I imagine that most people, at some point in their lives, have wished that they had a crystal ball to see into the future. There are many moments where a little prescience would be useful, but it seems that it would come in especially handy when faced with a tough choice. It wouldn’t surprise me if my grandfather, President Franklin D. Roosevelt, longed for a sneak peek into the months and years ahead as he crafted the New Deal to pull America out of the Great Depression. Nor would it surprise me if the representatives and senators on Capitol Hill at that time lay awake at night wondering how it would all turn out. Would this plan create jobs? Would this new infrastructure lead to growth? Only history, not a crystal ball, would show that the New Deal would lead to the greatest expansion of opportunity and growth in the history of the world.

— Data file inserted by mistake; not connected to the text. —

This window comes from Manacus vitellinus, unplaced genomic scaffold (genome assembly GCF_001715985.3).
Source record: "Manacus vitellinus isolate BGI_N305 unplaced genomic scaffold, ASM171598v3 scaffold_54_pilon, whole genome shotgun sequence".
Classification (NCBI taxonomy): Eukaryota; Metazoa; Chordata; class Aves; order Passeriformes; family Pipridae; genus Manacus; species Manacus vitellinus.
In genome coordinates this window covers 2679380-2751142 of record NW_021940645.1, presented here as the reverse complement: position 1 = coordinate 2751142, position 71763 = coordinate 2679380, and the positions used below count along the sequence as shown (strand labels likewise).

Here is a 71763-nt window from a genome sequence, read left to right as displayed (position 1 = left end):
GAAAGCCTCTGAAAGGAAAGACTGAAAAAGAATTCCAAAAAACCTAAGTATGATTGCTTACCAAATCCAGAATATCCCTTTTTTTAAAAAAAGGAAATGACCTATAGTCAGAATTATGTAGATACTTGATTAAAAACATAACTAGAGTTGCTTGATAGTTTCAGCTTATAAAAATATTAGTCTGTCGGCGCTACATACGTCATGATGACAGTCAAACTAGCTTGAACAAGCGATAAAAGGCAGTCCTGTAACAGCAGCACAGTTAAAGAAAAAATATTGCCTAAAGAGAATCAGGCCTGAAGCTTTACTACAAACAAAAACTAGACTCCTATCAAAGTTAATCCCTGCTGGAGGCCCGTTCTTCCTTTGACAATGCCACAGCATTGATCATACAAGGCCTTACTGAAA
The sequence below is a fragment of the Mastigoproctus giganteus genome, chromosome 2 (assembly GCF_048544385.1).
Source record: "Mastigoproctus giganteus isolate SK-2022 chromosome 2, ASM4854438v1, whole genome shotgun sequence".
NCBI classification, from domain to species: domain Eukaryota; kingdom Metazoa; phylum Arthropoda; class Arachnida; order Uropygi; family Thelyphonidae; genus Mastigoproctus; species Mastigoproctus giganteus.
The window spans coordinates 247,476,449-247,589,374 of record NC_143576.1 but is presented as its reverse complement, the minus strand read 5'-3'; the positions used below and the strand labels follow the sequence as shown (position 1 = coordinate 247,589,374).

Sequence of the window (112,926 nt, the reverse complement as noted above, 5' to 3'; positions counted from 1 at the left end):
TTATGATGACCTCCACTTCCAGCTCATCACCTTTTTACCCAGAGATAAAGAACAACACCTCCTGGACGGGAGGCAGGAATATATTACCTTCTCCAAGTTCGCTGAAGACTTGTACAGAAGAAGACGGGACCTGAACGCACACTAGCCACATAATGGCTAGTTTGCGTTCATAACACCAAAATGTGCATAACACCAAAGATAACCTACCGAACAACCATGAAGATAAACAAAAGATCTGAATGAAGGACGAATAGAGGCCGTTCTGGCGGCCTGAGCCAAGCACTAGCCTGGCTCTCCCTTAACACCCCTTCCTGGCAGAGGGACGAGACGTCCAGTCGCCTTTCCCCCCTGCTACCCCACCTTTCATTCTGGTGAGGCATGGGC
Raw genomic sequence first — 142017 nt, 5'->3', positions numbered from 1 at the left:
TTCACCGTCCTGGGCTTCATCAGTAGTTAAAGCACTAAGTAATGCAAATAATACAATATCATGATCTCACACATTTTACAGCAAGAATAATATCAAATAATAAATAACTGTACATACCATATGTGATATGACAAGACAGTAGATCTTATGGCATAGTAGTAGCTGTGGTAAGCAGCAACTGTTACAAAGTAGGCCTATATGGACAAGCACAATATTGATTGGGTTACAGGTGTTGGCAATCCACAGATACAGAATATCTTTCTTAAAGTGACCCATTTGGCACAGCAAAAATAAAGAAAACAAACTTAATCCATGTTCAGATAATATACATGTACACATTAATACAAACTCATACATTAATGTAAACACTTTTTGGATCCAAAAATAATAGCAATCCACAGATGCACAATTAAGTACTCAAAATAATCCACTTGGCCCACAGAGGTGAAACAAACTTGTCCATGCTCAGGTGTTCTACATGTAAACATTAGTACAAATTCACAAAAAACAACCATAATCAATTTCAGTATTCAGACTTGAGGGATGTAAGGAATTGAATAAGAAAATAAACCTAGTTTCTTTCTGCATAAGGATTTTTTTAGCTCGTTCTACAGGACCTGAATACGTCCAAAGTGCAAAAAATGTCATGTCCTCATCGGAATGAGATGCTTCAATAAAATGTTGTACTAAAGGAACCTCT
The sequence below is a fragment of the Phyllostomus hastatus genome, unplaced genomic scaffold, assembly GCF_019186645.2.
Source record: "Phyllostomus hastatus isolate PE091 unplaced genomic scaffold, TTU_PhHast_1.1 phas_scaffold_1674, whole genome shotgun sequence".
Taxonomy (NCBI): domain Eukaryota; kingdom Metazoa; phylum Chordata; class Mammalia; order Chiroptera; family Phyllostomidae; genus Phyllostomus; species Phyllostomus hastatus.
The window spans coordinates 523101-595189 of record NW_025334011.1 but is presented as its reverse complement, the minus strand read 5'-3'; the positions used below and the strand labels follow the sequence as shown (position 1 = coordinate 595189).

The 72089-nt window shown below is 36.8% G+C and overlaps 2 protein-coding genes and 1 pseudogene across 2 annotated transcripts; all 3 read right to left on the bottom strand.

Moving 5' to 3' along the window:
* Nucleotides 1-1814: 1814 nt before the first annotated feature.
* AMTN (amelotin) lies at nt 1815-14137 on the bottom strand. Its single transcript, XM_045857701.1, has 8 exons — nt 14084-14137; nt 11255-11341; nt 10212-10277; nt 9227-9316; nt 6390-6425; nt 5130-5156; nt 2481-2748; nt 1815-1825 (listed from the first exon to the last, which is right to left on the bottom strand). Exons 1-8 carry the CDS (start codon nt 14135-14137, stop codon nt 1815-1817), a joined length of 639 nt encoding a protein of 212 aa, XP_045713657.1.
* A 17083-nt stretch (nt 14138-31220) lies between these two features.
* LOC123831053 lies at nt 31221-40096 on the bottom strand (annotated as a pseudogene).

At the time it was impossible to know that, and legislators had to decide how to vote in an atmosphere that was filled with resistance to Roosevelt’s proposal. Naysayers were vocal and visible. Boldfaced names like Charles Lindbergh and William Randolph Hearst came out against the New Deal, and were joined by the heads of corporate giants such as General Motors, Sun Oil Company, and DuPont. They criticized my grandfather for overreaching and overspending. Even by the time of the Second New Deal, the opposition remained ardent. The Republican Party platform of 1936 said that the New Deal was “guilty of frightful waste and extravagance.”